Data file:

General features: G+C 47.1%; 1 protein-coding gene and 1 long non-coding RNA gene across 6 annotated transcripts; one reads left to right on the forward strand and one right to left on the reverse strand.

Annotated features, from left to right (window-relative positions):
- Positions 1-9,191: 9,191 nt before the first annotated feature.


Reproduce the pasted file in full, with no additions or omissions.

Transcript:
General features: G+C 47.1%; 1 protein-coding gene and 1 long non-coding RNA gene across 6 annotated transcripts; one reads left to right on the forward strand and one right to left on the reverse strand.

Annotated features, from left to right (window-relative positions):
- Positions 1-9,191: 9,191 nt before the first annotated feature.